Publications by authors named "Dona G Isai"

3 Publications

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SPECC1L-deficient primary mouse embryonic palatal mesenchyme cells show speed and directionality defects.

Sci Rep 2021 Jan 14;11(1):1452. Epub 2021 Jan 14.

Department of Anatomy and Cell Biology, University of Kansas Medical Center, 3901 Rainbow Blvd., Kansas City, KS, 66160, USA.

Cleft lip and/or palate (CL/P) are common anomalies occurring in 1/800 live-births. Pathogenic SPECC1L variants have been identified in patients with CL/P, which signifies a primary role for SPECC1L in craniofacial development. Specc1l mutant mouse embryos exhibit delayed palatal shelf elevation accompanied by epithelial defects. We now posit that the process of palate elevation is itself abnormal in Specc1l mutants, due to defective remodeling of palatal mesenchyme. To characterize the underlying cellular defect, we studied the movement of primary mouse embryonic palatal mesenchyme (MEPM) cells using live-imaging of wound-repair assays. SPECC1L-deficient MEPM cells exhibited delayed wound-repair, however, reduced cell speed only partially accounted for this delay. Interestingly, mutant MEPM cells were also defective in coordinated cell movement. Therefore, we used open-field 2D cultures of wildtype MEPM cells to show that they indeed formed cell streams at high density, which is an important attribute of collective movement. Furthermore, activation of the PI3K-AKT pathway rescued both cell speed and guidance defects in Specc1l mutant MEPM cells. Thus, we show that live-imaging of primary MEPM cells can be used to assess mesenchymal remodeling defects during palatal shelf elevation, and identify a novel role for SPECC1L in collective movement through modulation of PI3K-AKT signaling.
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http://dx.doi.org/10.1038/s41598-021-81123-9DOI Listing
http://www.ncbi.nlm.nih.gov/pmc/articles/PMC7809270PMC
January 2021

Matrigel patterning reflects multicellular contractility.

PLoS Comput Biol 2019 10 25;15(10):e1007431. Epub 2019 Oct 25.

Department of Biological Physics, Eotvos Lorand University, Budapest, Hungary.

Non-muscle myosin II (NMII)-induced multicellular contractility is essential for development, maintenance and remodeling of tissue morphologies. Dysregulation of the cytoskeleton can lead to birth defects or enable cancer progression. We demonstrate that the Matrigel patterning assay, widely used to characterize endothelial cells, is a highly sensitive tool to evaluate cell contractility within a soft extracellular matrix (ECM) environment. We propose a computational model to explore how cell-exerted contractile forces can tear up the cell-Matrigel composite material and gradually remodel it into a network structure. We identify measures that are characteristic for cellular contractility and can be obtained from image analysis of the recorded patterning process. The assay was calibrated by inhibition of NMII activity in A431 epithelial carcinoma cells either directly with blebbistatin or indirectly with Y27632 Rho kinase inhibitor. Using Matrigel patterning as a bioassay, we provide the first functional demonstration that overexpression of S100A4, a calcium-binding protein that is frequently overexpressed in metastatic tumors and inhibits NMIIA activity by inducing filament disassembly, effectively reduces cell contractility.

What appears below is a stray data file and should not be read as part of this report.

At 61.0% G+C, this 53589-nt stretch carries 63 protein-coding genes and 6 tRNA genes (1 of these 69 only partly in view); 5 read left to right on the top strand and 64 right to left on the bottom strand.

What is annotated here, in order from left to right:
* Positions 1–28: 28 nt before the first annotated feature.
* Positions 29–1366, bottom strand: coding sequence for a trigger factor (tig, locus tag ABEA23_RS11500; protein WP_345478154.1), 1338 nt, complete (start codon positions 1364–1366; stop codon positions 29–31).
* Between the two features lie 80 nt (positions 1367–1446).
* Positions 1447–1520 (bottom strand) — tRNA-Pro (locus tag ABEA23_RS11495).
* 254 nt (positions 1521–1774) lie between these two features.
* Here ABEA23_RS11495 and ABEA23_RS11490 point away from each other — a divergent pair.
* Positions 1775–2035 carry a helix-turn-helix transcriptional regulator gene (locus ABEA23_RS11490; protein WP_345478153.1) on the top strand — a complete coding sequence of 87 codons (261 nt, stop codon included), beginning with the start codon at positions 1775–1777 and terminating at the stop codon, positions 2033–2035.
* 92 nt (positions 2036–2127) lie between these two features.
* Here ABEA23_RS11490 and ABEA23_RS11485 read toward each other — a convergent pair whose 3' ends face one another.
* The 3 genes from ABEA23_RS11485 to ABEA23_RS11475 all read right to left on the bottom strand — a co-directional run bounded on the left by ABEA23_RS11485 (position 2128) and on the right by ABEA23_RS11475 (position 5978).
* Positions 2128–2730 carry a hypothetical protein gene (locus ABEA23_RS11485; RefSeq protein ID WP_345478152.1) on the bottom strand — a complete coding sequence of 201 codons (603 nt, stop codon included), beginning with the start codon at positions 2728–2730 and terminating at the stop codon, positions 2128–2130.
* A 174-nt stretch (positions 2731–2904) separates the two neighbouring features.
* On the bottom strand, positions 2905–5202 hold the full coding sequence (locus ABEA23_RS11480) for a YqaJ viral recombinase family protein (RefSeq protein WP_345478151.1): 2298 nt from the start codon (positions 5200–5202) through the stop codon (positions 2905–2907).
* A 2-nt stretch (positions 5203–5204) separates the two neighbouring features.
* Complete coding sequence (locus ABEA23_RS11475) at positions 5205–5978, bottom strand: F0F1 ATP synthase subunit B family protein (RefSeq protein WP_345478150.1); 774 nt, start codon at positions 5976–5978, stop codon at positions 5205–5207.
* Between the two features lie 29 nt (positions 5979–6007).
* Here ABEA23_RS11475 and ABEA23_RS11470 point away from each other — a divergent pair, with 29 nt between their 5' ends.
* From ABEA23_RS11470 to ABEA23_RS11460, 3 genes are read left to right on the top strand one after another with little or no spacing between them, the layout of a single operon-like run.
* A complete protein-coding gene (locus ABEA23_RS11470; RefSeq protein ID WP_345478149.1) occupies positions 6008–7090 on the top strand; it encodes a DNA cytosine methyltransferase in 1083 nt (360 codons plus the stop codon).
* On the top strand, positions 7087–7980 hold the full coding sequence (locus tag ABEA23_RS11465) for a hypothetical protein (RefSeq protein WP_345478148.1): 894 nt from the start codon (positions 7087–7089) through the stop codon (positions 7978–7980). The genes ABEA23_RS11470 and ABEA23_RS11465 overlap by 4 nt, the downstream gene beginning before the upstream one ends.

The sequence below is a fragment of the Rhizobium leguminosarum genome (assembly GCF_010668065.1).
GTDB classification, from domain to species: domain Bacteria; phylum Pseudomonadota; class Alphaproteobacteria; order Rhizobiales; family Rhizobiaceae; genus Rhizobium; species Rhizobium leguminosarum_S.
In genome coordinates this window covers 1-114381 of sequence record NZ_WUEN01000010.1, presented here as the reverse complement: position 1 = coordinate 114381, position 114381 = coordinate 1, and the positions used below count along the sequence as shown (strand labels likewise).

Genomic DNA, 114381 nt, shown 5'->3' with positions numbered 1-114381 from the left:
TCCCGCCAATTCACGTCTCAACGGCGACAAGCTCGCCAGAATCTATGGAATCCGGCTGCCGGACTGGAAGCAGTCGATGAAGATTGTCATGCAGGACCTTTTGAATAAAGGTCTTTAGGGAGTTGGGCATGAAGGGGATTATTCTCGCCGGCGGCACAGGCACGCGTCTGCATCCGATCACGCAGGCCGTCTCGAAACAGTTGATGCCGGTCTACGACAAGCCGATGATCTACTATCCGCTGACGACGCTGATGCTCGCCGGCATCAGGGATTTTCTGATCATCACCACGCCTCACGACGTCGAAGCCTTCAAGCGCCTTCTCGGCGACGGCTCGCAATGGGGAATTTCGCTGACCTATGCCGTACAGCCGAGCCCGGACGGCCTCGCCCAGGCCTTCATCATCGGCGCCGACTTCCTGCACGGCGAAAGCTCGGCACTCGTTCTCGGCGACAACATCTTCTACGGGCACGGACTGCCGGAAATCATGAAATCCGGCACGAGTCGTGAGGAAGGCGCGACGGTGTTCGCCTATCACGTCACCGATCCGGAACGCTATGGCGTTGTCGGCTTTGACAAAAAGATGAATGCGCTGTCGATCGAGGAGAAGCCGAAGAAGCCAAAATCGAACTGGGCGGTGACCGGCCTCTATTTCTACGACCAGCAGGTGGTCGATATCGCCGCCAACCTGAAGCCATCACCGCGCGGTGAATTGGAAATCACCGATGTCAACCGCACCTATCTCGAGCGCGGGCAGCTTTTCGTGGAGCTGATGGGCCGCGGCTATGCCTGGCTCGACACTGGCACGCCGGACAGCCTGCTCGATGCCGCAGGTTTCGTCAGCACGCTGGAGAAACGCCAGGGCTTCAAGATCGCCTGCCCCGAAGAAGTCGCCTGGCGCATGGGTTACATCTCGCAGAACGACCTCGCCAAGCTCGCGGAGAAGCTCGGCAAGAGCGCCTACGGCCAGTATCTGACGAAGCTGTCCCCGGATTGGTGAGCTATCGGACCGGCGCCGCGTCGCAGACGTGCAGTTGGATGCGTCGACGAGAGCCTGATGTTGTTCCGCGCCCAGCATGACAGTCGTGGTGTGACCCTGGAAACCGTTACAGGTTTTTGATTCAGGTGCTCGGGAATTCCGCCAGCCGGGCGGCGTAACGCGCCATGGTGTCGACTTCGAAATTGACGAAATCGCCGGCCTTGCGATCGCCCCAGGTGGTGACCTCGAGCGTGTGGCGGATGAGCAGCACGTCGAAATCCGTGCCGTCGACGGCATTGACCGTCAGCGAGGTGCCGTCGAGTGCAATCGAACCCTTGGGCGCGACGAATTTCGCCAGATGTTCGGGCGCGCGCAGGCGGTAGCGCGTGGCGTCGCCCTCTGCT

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http://dx.doi.org/10.1371/journal.pcbi.1007431DOI Listing
http://www.ncbi.nlm.nih.gov/pmc/articles/PMC6834294PMC
October 2019

Epigenetic Priming of Human Pluripotent Stem Cell-Derived Cardiac Progenitor Cells Accelerates Cardiomyocyte Maturation.

Stem Cells 2019 07 14;37(7):910-923. Epub 2019 May 14.

Department of Medicine, University of Wisconsin-Madison, Madison, Wisconsin, USA.

Human pluripotent stem cell-derived cardiomyocytes (hPSC-CMs) exhibit a fetal phenotype that limits in vitro and therapeutic applications. Strategies to promote cardiomyocyte maturation have focused interventions on differentiated hPSC-CMs, but this study tests priming of early cardiac progenitor cells (CPCs) with polyinosinic-polycytidylic acid (pIC) to accelerate cardiomyocyte maturation. CPCs were differentiated from hPSCs using a monolayer differentiation protocol with defined small molecule Wnt temporal modulation, and pIC was added during the formation of early CPCs. pIC priming did not alter the expression of cell surface markers for CPCs (>80% KDR+/PDGFRα+), expression of common cardiac transcription factors, or final purity of differentiated hPSC-CMs (∼90%). However, CPC differentiation in basal medium revealed that pIC priming resulted in hPSC-CMs with enhanced maturity manifested by increased cell size, greater contractility, faster electrical upstrokes, increased oxidative metabolism, and more mature sarcomeric structure and composition. To investigate the mechanisms of CPC priming, RNAseq revealed that cardiac progenitor-stage pIC modulated early Notch signaling and cardiomyogenic transcriptional programs. Chromatin immunoprecipitation of CPCs showed that pIC treatment increased deposition of the H3K9ac activating epigenetic mark at core promoters of cardiac myofilament genes and the Notch ligand, JAG1. Inhibition of Notch signaling blocked the effects of pIC on differentiation and cardiomyocyte maturation. Furthermore, primed CPCs showed more robust formation of hPSC-CMs grafts when transplanted to the NSGW mouse kidney capsule. Overall, epigenetic modulation of CPCs with pIC accelerates cardiomyocyte maturation enabling basic research applications and potential therapeutic uses. Stem Cells 2019;37:910-923.
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http://dx.doi.org/10.1002/stem.3021DOI Listing
http://www.ncbi.nlm.nih.gov/pmc/articles/PMC6599574PMC
July 2019